I’m sure most of us have sat through a high school English class on poetry, watching as our teachers droned on and on about meter, metaphor and metonymy, and wondered: Why? Why do we need to know about this?
Over the last six months, I have (understandably) turned to reading books that comfort me. I reread the first “Harry Potter” book out loud to my six-year-old neighbor; I revisited the meditative poetry of Walt Whitman and the remarkable prose of Tom Robbins.
Seven days without electricity last August delivered me shaking and stimulus-starved on the steps of Viet Thanh Nguyen's “The Sympathizer.” Hurricane Isaias had taken out most of Connecticut’s electrical infrastructure, along with all contact with the outside world.
Sally Cole-Misch dedicates her debut novel, “The Best Part Of Us,” to “every living thing.” An environmental communicator by profession, Cole-Misch refers to more than just humans or other animals. Her dedication encapsulates the entire natural world.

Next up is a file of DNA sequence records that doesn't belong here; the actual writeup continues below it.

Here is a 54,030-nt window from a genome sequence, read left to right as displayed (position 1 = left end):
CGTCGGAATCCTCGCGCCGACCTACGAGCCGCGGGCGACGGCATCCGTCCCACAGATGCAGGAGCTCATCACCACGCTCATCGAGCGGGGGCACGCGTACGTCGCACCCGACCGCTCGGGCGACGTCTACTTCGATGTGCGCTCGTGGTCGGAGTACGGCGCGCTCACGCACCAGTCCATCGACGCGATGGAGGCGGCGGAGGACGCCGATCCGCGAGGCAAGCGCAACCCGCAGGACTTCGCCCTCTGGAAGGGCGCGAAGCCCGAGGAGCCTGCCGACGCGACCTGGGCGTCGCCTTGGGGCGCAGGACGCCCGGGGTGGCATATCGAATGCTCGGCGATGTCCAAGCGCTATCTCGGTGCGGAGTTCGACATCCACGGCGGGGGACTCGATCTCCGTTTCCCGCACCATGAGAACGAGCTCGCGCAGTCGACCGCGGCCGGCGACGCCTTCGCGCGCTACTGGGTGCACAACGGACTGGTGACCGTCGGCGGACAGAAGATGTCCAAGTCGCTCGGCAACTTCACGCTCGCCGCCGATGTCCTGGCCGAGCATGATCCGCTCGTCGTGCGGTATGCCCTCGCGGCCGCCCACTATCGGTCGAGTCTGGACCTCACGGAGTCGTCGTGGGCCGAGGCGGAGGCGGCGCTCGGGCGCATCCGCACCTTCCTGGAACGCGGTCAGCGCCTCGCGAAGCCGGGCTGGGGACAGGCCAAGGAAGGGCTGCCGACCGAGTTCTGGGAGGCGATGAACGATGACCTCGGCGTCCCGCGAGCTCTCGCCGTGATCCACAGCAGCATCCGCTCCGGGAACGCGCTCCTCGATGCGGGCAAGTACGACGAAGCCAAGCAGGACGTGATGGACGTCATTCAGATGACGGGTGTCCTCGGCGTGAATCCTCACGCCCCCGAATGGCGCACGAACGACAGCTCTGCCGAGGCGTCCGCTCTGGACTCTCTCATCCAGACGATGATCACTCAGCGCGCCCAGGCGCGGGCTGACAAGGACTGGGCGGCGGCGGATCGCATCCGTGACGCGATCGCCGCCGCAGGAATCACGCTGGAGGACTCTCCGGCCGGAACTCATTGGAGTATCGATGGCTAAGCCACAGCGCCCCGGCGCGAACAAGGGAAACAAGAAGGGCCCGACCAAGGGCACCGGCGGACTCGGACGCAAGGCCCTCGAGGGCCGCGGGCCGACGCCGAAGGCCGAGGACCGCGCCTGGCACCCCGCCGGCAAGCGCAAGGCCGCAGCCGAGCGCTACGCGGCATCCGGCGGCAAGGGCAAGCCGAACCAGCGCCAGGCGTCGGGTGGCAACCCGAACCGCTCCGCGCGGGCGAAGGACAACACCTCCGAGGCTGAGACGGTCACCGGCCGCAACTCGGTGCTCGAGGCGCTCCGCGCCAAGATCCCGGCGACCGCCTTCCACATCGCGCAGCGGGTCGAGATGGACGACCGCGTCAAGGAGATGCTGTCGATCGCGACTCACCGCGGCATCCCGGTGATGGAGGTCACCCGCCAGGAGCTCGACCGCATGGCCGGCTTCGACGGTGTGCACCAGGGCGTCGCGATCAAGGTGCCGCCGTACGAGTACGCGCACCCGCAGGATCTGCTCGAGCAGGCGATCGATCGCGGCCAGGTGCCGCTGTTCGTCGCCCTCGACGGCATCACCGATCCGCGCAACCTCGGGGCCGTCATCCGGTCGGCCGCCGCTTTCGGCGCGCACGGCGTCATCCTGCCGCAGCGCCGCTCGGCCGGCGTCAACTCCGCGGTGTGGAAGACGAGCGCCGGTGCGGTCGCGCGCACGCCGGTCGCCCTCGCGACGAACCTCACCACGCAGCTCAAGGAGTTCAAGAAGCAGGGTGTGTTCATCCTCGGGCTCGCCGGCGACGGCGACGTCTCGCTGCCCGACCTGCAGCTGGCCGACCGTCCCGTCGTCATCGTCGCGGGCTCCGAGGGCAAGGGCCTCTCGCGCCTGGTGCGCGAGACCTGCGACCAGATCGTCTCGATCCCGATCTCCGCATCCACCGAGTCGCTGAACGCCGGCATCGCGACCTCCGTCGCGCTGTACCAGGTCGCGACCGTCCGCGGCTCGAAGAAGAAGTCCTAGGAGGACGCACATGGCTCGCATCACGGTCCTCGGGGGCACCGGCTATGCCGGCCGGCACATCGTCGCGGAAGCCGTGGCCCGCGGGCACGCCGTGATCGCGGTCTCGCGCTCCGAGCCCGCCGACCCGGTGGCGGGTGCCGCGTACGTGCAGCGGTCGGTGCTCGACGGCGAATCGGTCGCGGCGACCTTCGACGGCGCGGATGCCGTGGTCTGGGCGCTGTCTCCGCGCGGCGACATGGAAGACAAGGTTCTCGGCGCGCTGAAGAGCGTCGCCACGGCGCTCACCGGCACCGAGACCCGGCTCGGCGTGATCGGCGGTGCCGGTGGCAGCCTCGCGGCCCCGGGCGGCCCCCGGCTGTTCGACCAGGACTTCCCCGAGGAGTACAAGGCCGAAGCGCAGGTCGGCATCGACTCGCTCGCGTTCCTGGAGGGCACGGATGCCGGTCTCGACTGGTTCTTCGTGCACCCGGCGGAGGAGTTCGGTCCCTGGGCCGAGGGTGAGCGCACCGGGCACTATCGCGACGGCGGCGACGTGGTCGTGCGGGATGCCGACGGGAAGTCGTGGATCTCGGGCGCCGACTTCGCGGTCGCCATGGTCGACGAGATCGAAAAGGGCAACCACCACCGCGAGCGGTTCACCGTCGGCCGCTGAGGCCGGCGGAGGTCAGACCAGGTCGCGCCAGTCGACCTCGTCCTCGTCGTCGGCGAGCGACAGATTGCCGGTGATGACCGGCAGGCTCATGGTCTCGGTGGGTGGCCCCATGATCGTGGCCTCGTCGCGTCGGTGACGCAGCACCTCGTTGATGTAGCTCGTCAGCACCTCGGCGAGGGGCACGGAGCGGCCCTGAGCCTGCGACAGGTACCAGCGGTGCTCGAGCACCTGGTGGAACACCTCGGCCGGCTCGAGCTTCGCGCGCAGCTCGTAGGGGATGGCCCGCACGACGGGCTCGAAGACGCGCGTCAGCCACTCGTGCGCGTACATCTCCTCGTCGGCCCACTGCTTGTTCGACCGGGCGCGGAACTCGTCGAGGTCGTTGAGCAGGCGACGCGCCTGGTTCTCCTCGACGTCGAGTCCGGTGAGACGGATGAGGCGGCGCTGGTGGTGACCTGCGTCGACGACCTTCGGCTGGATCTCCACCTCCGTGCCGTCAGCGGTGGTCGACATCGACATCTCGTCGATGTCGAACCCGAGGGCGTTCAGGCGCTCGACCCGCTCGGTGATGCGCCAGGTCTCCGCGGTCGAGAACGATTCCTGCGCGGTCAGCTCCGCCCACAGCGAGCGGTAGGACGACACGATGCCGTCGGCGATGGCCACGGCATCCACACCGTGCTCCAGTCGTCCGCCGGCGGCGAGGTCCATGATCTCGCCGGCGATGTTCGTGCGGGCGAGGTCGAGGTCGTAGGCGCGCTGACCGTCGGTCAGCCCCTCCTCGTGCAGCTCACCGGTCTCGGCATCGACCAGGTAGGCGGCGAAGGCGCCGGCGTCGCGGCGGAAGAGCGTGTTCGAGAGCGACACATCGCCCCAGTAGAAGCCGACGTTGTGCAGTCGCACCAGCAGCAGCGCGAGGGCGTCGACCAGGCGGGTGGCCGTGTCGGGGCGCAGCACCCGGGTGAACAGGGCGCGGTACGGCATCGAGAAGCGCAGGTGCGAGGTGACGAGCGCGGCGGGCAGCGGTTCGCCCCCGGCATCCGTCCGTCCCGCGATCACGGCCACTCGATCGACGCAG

Peter Kispert’s debut collection of short stories is linked together by characters who, in one way or another, lie to their loved ones. These lies are sometimes huge and elaborately maintained for months.
Stuck inside, days blending together, time practically slipping through our fingers, it is technology that we cling to during this unprecedented period. Our reality is grounded with technology. It allows us to remain connected to the outside world.
Both of these novels, written nearly fifty years apart, concern women who go against the grain of society in ways that are, in the grand scheme of things, rather inconsequential. In doing so, these stories reveal the stakes of the everyday.